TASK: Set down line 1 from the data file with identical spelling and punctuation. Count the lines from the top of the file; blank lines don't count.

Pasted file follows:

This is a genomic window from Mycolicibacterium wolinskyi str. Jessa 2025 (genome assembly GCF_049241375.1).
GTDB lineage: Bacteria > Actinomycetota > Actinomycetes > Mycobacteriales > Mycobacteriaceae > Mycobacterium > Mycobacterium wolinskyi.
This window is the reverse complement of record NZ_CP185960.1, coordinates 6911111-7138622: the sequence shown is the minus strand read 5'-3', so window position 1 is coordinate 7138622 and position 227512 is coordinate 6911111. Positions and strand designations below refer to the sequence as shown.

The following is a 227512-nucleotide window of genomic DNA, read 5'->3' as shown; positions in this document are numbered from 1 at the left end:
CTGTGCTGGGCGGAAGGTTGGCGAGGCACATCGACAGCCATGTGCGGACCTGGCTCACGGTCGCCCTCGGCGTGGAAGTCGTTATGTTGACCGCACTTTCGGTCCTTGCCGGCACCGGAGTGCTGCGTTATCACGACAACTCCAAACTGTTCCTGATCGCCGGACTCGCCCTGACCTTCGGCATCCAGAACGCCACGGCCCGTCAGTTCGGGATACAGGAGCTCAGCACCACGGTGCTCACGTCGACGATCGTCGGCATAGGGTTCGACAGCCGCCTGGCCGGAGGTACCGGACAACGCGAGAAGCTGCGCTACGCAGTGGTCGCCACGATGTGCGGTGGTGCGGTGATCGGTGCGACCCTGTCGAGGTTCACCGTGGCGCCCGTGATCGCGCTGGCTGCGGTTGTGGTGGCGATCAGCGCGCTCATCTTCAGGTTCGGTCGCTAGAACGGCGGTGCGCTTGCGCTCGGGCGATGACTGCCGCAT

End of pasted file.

This is a genomic window from Mycolicibacterium wolinskyi str. Jessa 2025 (genome assembly GCF_049241375.1).